Expropriation as a way for the state to acquire property is not an end in itself. Without proper guidelines and policies to answer the ‘what after expropriation?’ question, land reform will stagnate and expropriation will be meaningless. This will lead to more frustrated people, and more land invasions will most probably follow to protest government inefficiency. This is not beneficial in any way. It is therefore in the interest of South Africa that land reform happens, and that it does so in a sensible and sustainable way and – most importantly – within the rule of law.
Related reading: How fears about land expropriation impact current property market
This ends first part of the article Professor Du Plessis wrote for Property Professional on expropriation of land with(out) compensation. Next week she looks at appears to be the plan of the ANC, what the chances are of any changes made to the Constitution before the election in 2019 and what to do in the meantime. If you have any questions for Professor Du Plessis, please email them to email@example.com.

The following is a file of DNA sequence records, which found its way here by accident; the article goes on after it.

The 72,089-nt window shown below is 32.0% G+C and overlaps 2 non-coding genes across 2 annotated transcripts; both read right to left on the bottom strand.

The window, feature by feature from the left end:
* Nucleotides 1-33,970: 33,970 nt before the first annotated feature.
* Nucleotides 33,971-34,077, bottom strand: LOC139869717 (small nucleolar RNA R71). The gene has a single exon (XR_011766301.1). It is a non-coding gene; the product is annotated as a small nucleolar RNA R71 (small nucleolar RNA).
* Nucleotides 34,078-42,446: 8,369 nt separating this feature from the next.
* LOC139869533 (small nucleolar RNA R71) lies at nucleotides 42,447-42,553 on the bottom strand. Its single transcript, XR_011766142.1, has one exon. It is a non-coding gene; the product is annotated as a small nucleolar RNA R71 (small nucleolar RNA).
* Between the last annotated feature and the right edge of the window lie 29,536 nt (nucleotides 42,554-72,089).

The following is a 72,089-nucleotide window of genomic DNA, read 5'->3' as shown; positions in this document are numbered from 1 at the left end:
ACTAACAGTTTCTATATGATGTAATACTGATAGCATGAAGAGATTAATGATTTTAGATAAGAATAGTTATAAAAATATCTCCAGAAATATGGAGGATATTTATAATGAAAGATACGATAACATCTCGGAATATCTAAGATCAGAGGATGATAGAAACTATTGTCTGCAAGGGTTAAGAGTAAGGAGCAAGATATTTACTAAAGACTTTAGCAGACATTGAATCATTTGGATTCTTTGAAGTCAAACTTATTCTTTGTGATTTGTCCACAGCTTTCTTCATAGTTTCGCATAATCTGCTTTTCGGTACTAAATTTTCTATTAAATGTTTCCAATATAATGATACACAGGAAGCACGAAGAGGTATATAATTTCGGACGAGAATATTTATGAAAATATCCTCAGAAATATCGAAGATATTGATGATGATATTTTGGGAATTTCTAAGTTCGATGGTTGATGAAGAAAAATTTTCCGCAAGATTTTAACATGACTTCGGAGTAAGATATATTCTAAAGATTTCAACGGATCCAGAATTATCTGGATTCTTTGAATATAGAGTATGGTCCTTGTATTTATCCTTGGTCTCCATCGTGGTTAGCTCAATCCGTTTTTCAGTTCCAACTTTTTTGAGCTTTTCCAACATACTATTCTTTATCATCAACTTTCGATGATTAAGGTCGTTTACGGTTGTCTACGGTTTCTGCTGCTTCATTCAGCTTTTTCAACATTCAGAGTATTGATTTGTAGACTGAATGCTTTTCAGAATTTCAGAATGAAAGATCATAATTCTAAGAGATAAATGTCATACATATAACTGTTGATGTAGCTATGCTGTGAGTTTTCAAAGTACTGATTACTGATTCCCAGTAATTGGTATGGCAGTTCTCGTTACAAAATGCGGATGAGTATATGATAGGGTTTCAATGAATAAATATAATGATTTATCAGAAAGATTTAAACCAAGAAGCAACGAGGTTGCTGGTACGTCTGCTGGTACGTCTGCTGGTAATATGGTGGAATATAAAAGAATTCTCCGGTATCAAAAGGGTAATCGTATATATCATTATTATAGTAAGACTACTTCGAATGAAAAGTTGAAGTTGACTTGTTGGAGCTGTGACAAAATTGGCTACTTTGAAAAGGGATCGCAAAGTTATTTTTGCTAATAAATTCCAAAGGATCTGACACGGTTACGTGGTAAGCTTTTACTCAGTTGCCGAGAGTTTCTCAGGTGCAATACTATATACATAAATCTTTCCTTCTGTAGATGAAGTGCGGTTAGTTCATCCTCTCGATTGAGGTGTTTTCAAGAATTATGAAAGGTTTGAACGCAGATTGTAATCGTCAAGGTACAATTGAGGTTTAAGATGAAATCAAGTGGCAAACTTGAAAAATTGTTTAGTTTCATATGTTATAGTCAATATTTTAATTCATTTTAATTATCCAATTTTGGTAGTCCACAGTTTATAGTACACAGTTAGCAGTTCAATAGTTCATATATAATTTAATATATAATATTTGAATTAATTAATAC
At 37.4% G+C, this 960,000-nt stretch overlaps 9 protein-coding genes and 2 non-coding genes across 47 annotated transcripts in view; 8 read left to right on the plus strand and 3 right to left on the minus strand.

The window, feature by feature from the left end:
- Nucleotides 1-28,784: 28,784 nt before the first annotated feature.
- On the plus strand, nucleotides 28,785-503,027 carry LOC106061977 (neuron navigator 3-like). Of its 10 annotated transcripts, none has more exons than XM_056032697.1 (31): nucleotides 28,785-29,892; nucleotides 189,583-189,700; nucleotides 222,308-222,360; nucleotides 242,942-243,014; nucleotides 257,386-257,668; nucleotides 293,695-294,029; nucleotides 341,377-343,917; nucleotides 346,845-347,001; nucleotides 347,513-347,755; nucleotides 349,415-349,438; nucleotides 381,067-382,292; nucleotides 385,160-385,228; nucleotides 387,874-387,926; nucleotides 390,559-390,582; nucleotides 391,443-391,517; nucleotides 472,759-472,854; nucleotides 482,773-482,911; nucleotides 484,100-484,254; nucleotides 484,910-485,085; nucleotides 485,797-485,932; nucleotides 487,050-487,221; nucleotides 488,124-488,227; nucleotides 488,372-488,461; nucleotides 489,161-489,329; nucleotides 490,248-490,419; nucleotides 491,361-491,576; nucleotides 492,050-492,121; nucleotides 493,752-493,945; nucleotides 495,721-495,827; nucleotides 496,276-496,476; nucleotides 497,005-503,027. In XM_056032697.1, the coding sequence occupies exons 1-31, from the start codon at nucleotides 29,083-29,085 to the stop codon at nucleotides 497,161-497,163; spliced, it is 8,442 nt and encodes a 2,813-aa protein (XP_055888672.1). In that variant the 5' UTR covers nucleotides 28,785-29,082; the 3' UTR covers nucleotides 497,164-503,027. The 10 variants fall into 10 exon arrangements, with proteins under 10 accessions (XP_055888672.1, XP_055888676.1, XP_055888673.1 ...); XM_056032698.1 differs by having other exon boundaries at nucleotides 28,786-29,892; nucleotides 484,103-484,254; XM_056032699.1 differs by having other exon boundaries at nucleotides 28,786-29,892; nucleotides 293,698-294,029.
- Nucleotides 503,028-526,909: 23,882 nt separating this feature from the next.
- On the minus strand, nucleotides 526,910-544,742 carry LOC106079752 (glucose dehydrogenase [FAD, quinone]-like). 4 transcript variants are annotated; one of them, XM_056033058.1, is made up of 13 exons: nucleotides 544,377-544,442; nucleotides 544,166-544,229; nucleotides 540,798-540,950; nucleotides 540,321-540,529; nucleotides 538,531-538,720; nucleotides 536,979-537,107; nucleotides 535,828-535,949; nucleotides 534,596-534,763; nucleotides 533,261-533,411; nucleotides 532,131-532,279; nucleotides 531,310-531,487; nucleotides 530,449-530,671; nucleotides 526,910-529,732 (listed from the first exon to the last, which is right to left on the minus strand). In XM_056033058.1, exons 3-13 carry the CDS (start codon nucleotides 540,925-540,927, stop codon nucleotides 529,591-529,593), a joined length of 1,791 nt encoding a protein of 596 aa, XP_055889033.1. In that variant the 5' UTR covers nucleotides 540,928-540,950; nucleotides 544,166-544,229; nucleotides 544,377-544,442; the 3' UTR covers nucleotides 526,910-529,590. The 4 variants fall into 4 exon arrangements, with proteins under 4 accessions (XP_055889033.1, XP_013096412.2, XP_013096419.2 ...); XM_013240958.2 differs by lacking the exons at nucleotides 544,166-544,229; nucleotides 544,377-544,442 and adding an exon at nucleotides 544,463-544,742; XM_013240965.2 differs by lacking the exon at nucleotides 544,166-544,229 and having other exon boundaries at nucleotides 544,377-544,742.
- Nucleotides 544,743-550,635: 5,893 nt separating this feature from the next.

About the author: Elmien (WJ) du Plessis is an Associate Professor in the Faculty of Law at the North-West University, South Africa. She holds BA (International relations), LLB and LLD degrees from the University of Stellenbosch. She obtained her doctorate on Compensation for Expropriation under the Constitution in 2009. She is interested in property law issues, especially in the land reform context, and has published numerous articles and chapters in this area. She is an NRF Thuthuka grant-holder. She has a passion for finding the human element in law and likes to ensure that legal rules make sense in the real world. (Source: http://news.nwu.ac.za)